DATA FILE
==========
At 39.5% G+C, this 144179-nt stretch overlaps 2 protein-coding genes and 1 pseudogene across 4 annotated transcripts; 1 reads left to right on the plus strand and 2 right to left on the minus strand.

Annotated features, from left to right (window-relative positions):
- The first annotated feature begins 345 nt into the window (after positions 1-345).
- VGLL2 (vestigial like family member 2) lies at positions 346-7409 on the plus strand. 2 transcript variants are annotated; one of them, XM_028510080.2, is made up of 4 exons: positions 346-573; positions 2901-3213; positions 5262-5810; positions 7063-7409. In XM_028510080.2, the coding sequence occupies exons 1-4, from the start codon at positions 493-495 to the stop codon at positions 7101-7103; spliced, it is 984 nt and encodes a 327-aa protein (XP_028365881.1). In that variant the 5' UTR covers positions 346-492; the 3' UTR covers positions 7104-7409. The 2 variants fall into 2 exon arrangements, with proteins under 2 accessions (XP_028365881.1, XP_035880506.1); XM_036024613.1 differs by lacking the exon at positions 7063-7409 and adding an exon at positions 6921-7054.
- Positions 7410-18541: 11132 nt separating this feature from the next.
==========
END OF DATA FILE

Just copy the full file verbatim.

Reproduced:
At 39.5% G+C, this 144179-nt stretch overlaps 2 protein-coding genes and 1 pseudogene across 4 annotated transcripts; 1 reads left to right on the plus strand and 2 right to left on the minus strand.

Annotated features, from left to right (window-relative positions):
- The first annotated feature begins 345 nt into the window (after positions 1-345).
- VGLL2 (vestigial like family member 2) lies at positions 346-7409 on the plus strand. 2 transcript variants are annotated; one of them, XM_028510080.2, is made up of 4 exons: positions 346-573; positions 2901-3213; positions 5262-5810; positions 7063-7409. In XM_028510080.2, the coding sequence occupies exons 1-4, from the start codon at positions 493-495 to the stop codon at positions 7101-7103; spliced, it is 984 nt and encodes a 327-aa protein (XP_028365881.1). In that variant the 5' UTR covers positions 346-492; the 3' UTR covers positions 7104-7409. The 2 variants fall into 2 exon arrangements, with proteins under 2 accessions (XP_028365881.1, XP_035880506.1); XM_036024613.1 differs by lacking the exon at positions 7063-7409 and adding an exon at positions 6921-7054.
- Positions 7410-18541: 11132 nt separating this feature from the next.